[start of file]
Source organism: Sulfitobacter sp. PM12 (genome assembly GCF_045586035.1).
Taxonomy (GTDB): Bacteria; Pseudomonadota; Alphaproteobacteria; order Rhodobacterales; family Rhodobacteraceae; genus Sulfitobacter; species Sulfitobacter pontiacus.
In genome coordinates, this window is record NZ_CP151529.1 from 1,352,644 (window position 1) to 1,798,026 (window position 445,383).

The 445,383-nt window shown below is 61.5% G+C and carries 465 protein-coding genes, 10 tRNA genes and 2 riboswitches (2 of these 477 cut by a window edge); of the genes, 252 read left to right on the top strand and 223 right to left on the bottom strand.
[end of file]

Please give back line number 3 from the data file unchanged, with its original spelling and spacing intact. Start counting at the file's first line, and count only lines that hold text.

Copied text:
In genome coordinates, this window is record NZ_CP151529.1 from 1,352,644 (window position 1) to 1,798,026 (window position 445,383).